# Transformations Ed Angel Professor Emeritus of Computer Science

## Presentation on theme: "Transformations Ed Angel Professor Emeritus of Computer Science"— Presentation transcript:

Transformations Ed Angel Professor Emeritus of Computer Science
University of New Mexico E. Angel and D. Shreiner: Interactive Computer Graphics 6E © Addison-Wesley 2012

Objectives Introduce standard transformations
Rotation Translation Scaling Shear Derive homogeneous coordinate transformation matrices Learn to build arbitrary transformation matrices from simple transformations E. Angel and D. Shreiner: Interactive Computer Graphics 6E © Addison-Wesley 2012

General Transformations
A transformation maps points to other points and/or vectors to other vectors v=T(u) Q=T(P) E. Angel and D. Shreiner: Interactive Computer Graphics 6E © Addison-Wesley 2012

Affine Transformations
Line preserving Characteristic of many physically important transformations Rigid body transformations: rotation, translation Scaling, shear Importance in graphics is that we need only transform endpoints of line segments and let implementation draw line segment between the transformed endpoints E. Angel and D. Shreiner: Interactive Computer Graphics 6E © Addison-Wesley 2012

Pipeline Implementation
(from application program) frame buffer u T(u) transformation rasterizer v T(v) T(v) T(v) v T(u) u T(u) vertices vertices pixels E. Angel and D. Shreiner: Interactive Computer Graphics 6E © Addison-Wesley 2012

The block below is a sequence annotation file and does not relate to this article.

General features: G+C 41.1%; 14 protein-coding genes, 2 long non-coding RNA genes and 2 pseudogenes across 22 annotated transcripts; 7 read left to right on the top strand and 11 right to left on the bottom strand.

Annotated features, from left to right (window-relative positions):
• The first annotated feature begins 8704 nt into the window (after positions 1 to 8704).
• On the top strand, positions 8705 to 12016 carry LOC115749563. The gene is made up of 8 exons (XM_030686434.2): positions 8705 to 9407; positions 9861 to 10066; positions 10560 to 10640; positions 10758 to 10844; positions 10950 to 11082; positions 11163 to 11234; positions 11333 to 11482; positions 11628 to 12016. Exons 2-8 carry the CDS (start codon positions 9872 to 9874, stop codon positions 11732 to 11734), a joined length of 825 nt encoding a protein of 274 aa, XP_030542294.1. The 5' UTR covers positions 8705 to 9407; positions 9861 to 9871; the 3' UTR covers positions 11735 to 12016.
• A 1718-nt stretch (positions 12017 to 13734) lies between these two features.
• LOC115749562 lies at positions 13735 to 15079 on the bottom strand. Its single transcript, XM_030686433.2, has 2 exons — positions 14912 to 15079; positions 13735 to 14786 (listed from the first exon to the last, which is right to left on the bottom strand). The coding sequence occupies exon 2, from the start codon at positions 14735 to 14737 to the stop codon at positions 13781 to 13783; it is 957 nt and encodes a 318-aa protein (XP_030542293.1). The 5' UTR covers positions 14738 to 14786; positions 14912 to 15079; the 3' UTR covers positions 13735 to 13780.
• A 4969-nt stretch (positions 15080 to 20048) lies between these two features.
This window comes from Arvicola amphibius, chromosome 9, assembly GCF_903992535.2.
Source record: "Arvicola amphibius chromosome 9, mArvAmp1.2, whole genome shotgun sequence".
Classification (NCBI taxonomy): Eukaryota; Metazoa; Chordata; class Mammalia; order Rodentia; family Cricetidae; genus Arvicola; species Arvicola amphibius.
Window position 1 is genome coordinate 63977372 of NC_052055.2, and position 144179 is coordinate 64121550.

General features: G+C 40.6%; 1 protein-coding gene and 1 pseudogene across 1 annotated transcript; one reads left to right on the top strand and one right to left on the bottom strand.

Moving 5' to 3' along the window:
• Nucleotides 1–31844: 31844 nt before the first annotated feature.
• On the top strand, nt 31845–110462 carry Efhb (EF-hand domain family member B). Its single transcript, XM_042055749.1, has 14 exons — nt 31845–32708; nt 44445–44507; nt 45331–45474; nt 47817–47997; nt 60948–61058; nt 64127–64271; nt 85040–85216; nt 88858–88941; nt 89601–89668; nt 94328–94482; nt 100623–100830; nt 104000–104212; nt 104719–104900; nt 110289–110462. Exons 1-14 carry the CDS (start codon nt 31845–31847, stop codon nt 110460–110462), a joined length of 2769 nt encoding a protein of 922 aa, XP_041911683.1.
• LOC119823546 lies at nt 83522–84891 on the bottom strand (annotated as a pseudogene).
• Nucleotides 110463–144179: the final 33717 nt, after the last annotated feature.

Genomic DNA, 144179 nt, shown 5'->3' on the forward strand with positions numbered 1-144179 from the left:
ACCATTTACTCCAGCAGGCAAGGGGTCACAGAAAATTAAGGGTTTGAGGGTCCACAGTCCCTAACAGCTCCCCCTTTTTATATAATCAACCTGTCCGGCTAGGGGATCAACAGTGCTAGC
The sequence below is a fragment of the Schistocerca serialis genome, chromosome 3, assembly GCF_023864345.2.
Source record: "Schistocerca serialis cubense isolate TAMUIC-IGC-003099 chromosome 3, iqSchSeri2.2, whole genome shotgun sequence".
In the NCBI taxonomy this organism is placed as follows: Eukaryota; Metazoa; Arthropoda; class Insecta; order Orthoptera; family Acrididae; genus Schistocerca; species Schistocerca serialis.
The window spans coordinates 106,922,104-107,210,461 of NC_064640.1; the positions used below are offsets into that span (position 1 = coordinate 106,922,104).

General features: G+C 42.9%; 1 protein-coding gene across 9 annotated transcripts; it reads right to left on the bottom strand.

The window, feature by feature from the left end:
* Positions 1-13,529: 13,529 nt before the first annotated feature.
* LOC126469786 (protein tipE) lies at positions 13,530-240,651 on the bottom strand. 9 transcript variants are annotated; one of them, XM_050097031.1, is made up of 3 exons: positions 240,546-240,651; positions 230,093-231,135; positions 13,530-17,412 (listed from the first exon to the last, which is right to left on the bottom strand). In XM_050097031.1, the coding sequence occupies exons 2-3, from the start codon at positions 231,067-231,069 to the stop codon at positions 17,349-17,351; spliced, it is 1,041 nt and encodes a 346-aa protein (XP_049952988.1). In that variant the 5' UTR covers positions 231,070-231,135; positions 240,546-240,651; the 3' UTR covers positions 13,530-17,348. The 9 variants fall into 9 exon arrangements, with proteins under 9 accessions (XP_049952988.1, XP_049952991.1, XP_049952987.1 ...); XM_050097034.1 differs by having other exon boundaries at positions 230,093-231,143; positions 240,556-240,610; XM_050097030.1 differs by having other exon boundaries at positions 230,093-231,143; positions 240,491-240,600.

Notation P,Q, R: points in an affine space
We will be working with both coordinate-free representations of transformations and representations within a particular frame P,Q, R: points in an affine space u, v, w: vectors in an affine space a, b, g: scalars p, q, r: representations of points -array of 4 scalars in homogeneous coordinates u, v, w: representations of points E. Angel and D. Shreiner: Interactive Computer Graphics 6E © Addison-Wesley 2012

Translation Move (translate, displace) a point to a new location
Displacement determined by a vector d Three degrees of freedom P’=P+d P’ d P E. Angel and D. Shreiner: Interactive Computer Graphics 6E © Addison-Wesley 2012